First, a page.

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4/25/2002
03:56 PM
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Grid Computing Goes Linux

Sun lets companies harness the power of their idle computers

Most businesses use several operating systems, and Sun Microsystems wants its grid technology to support as many as possible. Now the vendor has written an edition of its Grid Engine 5.3 software for the version of the Linux operating system that's available through SuSE Linux AG.

The term "grid computing" may conjure up images of more than 1 million idle PCs harnessed together, as United Devices Inc. accomplished in February to search for anthrax cures among 3.5 billion drugs. But when it comes to enterprise computing, the projects are usually smaller because of security and bandwidth concerns. Sun positions its grid software as a way for companies to get more productivity out of their computers, particularly when no one's at the office.

"If you ask most of these customers, 'Do you have enough computing power?' the answer increasingly is no," says Peter Jeffcock, Sun's group marketing manager for grid computing. Using a grid gives them more computing resources.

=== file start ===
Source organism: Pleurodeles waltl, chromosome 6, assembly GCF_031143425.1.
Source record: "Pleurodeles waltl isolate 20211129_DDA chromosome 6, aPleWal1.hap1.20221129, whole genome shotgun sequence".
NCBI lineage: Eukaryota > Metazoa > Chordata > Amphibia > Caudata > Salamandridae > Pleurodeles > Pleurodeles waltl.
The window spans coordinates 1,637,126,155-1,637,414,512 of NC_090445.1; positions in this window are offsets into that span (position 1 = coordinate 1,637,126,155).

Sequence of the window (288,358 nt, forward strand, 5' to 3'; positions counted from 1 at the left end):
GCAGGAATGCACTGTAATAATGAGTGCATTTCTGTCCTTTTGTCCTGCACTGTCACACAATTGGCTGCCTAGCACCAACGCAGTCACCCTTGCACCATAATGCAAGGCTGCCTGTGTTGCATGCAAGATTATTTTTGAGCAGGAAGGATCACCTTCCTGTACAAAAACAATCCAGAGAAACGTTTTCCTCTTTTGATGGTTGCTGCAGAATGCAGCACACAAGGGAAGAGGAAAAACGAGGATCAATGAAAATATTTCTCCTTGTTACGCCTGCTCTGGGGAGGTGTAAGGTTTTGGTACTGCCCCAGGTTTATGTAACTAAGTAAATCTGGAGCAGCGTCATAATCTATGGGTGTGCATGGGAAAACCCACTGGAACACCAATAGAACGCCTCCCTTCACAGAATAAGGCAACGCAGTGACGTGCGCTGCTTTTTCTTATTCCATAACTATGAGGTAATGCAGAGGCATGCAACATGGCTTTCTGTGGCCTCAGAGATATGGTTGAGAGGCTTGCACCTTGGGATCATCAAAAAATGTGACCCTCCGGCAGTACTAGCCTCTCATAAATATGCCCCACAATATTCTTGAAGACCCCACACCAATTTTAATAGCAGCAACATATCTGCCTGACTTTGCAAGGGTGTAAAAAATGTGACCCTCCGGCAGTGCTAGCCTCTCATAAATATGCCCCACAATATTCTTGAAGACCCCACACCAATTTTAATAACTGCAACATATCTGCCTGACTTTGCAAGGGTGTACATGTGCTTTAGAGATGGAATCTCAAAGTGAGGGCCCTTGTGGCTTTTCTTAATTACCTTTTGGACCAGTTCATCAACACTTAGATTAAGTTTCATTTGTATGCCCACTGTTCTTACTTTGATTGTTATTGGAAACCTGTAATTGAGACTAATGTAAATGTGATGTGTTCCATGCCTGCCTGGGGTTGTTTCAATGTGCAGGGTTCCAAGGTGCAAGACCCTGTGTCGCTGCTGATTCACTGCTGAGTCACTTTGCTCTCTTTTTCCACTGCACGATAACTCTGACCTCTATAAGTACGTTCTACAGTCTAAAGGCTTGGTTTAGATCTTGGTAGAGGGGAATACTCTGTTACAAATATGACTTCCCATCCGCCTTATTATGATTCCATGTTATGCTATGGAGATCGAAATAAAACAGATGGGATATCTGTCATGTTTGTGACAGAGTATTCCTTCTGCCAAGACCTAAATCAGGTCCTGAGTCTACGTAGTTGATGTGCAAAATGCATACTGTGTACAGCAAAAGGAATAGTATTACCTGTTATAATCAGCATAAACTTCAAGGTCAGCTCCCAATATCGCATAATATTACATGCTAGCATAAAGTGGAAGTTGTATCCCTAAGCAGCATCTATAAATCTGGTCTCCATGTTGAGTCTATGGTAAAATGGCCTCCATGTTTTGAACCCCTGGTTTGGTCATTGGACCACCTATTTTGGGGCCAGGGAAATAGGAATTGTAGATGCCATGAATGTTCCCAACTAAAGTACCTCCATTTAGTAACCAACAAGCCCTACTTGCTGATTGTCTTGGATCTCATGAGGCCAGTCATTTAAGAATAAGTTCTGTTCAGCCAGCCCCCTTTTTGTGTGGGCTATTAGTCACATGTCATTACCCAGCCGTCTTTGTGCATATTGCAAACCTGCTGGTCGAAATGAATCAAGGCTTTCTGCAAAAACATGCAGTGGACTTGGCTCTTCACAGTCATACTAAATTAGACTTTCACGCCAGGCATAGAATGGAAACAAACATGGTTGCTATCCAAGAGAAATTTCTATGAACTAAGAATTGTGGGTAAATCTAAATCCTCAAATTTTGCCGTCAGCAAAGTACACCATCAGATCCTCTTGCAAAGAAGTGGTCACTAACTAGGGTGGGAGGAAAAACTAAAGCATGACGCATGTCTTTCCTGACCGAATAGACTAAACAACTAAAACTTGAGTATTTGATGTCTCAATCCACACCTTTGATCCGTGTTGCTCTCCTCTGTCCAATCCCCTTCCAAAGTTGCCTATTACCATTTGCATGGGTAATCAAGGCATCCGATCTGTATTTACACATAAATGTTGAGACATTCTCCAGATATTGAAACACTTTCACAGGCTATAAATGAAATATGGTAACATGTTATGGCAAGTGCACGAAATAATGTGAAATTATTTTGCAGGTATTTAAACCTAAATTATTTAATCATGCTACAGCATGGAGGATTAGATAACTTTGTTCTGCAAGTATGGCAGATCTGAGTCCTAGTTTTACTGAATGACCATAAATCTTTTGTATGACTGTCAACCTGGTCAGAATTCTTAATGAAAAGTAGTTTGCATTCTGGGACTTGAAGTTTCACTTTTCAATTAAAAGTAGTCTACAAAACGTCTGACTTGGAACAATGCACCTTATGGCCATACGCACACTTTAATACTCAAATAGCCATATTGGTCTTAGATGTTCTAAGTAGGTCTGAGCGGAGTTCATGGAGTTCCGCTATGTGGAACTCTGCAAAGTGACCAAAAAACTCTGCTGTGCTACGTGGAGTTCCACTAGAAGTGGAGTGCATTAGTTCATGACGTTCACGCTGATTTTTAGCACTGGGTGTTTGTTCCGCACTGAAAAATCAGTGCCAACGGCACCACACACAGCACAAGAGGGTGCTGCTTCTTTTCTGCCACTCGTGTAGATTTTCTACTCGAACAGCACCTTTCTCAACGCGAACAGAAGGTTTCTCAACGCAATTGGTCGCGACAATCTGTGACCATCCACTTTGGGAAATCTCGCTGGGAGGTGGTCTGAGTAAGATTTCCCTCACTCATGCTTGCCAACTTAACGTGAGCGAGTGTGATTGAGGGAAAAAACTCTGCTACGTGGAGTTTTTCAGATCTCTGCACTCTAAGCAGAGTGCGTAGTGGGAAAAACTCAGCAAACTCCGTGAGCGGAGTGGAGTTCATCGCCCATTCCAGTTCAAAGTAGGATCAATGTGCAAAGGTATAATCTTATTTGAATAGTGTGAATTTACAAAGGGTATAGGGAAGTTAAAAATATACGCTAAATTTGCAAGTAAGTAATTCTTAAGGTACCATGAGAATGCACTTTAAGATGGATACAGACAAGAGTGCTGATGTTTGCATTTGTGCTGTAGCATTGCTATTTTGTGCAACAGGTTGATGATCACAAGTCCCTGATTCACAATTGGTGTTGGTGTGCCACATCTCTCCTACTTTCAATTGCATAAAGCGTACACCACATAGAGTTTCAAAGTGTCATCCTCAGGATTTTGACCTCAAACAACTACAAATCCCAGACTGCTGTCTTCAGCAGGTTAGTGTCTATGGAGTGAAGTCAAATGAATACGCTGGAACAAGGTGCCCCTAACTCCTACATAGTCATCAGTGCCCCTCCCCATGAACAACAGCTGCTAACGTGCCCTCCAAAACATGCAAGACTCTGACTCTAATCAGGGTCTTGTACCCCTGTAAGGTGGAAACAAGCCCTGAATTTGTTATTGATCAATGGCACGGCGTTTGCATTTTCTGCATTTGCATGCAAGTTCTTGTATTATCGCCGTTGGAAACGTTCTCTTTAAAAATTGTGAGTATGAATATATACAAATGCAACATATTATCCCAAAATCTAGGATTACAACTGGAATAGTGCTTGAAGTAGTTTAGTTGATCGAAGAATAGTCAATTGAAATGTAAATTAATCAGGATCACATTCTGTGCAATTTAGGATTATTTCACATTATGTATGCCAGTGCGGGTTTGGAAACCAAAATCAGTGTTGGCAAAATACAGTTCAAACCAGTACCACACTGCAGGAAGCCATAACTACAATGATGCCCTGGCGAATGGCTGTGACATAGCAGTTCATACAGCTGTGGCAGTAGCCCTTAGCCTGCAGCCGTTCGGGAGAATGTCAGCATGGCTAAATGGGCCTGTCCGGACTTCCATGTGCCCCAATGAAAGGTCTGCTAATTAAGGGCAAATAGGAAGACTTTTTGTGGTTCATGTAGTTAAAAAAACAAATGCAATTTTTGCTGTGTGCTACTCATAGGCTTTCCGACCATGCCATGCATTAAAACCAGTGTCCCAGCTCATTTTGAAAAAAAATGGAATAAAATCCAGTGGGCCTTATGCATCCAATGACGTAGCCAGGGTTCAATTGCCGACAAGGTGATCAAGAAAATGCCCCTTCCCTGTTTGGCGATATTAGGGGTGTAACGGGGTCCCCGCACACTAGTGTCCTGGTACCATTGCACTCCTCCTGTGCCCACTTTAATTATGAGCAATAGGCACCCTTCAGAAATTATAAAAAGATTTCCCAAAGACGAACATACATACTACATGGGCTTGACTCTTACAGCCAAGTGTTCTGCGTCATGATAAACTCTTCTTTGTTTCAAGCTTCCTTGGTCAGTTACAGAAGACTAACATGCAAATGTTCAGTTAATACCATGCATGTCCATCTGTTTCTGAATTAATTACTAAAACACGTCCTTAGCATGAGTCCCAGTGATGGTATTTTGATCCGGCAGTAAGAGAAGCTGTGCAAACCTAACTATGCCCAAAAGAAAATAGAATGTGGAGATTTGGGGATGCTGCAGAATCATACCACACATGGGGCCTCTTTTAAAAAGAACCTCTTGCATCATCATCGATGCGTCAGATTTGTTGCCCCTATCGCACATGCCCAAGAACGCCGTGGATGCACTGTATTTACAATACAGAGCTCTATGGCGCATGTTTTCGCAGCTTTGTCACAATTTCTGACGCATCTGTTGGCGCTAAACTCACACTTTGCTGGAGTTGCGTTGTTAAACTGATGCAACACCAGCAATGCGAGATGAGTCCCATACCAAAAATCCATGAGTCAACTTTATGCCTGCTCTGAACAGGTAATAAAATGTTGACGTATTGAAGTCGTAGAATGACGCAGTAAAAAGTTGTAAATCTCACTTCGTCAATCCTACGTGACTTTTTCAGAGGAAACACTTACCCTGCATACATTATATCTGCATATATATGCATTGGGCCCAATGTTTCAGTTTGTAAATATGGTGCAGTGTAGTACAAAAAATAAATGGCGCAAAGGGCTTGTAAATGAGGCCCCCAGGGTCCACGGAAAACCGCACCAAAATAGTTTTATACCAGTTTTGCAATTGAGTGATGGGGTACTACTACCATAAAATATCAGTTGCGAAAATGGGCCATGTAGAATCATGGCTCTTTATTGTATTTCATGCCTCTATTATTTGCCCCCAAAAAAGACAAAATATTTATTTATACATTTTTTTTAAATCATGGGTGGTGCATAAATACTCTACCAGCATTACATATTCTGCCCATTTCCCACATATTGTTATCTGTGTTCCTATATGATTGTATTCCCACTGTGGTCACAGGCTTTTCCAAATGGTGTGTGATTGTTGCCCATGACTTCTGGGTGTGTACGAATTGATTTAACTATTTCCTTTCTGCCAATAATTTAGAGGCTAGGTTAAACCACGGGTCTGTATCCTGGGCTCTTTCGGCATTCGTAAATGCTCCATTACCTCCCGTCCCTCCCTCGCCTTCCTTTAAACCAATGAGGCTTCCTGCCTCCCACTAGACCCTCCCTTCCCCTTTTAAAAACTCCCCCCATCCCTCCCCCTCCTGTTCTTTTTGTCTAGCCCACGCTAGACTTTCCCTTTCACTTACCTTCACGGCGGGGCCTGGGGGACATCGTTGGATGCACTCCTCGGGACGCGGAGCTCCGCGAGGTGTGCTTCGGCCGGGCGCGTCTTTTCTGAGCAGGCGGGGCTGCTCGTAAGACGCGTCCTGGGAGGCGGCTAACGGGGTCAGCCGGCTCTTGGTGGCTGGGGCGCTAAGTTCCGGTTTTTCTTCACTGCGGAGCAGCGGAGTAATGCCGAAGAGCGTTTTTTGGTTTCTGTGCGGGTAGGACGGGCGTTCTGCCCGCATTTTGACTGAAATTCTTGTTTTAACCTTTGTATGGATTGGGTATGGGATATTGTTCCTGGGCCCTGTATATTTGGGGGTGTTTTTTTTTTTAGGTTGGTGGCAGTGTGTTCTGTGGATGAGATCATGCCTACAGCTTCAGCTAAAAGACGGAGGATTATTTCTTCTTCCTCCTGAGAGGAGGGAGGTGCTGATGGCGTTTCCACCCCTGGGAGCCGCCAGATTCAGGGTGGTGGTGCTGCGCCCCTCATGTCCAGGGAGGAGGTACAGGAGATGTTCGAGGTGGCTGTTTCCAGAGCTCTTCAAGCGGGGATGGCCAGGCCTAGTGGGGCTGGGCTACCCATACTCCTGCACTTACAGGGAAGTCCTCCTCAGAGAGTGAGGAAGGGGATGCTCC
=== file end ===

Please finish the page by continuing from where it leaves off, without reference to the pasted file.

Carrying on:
The Grid Engine software provides a list of available computing resources and a list of tasks. When a machine becomes available, it assigns new tasks according to appropriate rules, says Jeffcock, who estimates the typical engineering workstation is used just 5% to 20% of the time.

Most of the 4,500 grids worldwide that use Sun Grid Engine software are cluster grids, meaning they have a single owner and share computing resources within a department or project, Jeffcock says. Roughly a third of the 150,000 CPUs in those grids run Linux for apps that don't require a lot of computing power; most of the others use Solaris.

SuSE Linux 8.0 Professional Edition addresses security concerns by attaching a digital certificate to each task that's submitted to the resource pool. The product is priced at $80, which includes three months of support.

Other vendors are investing in grid computing. Hewlett-Packard has incorporated software specs for massive grids into the Utility Data Center, a computing power-on-demand product that supports Linux.

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